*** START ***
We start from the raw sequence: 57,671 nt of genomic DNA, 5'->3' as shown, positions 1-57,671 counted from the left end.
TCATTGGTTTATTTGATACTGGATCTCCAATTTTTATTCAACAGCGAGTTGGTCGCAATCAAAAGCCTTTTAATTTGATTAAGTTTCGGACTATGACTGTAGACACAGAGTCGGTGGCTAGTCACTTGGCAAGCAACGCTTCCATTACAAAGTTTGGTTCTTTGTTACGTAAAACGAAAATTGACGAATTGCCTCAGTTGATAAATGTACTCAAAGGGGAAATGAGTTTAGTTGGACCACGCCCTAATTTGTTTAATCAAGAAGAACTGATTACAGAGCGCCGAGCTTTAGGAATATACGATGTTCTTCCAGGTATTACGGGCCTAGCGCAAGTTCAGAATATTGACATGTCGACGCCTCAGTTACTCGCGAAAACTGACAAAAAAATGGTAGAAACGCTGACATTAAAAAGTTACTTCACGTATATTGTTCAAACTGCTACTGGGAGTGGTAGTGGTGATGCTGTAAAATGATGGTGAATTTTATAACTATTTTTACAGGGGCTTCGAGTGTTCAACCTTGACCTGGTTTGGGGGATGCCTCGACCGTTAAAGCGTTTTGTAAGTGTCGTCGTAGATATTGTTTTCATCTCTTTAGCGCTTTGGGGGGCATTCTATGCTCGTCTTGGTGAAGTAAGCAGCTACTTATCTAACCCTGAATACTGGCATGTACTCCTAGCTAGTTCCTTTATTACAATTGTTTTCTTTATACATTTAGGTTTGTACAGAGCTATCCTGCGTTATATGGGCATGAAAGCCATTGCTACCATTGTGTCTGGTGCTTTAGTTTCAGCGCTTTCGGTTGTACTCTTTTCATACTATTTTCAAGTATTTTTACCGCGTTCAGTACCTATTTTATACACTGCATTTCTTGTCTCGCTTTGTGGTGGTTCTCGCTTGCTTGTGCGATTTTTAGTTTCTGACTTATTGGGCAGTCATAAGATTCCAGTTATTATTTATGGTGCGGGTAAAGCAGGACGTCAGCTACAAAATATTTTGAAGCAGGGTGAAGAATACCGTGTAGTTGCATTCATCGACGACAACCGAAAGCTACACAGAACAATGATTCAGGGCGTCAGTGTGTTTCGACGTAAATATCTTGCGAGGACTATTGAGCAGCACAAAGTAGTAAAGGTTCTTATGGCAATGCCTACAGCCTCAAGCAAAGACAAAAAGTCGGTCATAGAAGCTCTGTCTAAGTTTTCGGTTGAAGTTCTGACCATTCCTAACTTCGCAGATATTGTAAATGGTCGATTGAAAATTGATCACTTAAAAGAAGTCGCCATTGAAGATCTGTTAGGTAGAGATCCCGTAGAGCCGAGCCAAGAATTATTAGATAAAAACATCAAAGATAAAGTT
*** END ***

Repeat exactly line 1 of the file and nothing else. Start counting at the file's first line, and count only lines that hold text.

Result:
We start from the raw sequence: 57,671 nt of genomic DNA, 5'->3' as shown, positions 1-57,671 counted from the left end.